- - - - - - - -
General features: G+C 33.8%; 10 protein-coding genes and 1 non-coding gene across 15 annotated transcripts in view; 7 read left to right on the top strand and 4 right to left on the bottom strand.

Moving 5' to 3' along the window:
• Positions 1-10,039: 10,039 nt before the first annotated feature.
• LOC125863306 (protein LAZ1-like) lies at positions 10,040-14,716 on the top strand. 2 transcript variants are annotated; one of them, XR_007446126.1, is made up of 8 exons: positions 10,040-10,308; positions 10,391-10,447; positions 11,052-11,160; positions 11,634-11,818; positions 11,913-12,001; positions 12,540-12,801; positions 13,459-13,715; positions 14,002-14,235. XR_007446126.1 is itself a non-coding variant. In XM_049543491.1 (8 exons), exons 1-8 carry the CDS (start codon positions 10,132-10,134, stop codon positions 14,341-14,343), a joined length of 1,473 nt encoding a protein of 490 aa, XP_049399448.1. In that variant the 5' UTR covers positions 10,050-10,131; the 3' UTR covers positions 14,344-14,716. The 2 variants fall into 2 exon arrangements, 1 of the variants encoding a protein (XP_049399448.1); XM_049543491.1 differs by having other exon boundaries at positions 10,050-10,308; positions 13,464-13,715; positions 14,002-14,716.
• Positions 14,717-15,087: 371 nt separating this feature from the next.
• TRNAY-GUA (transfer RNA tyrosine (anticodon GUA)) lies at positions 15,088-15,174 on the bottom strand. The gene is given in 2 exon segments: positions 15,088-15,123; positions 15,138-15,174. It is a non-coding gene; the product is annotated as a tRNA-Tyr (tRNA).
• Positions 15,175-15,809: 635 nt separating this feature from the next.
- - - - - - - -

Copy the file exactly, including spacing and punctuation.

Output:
General features: G+C 33.8%; 10 protein-coding genes and 1 non-coding gene across 15 annotated transcripts in view; 7 read left to right on the top strand and 4 right to left on the bottom strand.

Moving 5' to 3' along the window:
• Positions 1-10,039: 10,039 nt before the first annotated feature.
• LOC125863306 (protein LAZ1-like) lies at positions 10,040-14,716 on the top strand. 2 transcript variants are annotated; one of them, XR_007446126.1, is made up of 8 exons: positions 10,040-10,308; positions 10,391-10,447; positions 11,052-11,160; positions 11,634-11,818; positions 11,913-12,001; positions 12,540-12,801; positions 13,459-13,715; positions 14,002-14,235. XR_007446126.1 is itself a non-coding variant. In XM_049543491.1 (8 exons), exons 1-8 carry the CDS (start codon positions 10,132-10,134, stop codon positions 14,341-14,343), a joined length of 1,473 nt encoding a protein of 490 aa, XP_049399448.1. In that variant the 5' UTR covers positions 10,050-10,131; the 3' UTR covers positions 14,344-14,716. The 2 variants fall into 2 exon arrangements, 1 of the variants encoding a protein (XP_049399448.1); XM_049543491.1 differs by having other exon boundaries at positions 10,050-10,308; positions 13,464-13,715; positions 14,002-14,716.
• Positions 14,717-15,087: 371 nt separating this feature from the next.
• TRNAY-GUA (transfer RNA tyrosine (anticodon GUA)) lies at positions 15,088-15,174 on the bottom strand. The gene is given in 2 exon segments: positions 15,088-15,123; positions 15,138-15,174. It is a non-coding gene; the product is annotated as a tRNA-Tyr (tRNA).
• Positions 15,175-15,809: 635 nt separating this feature from the next.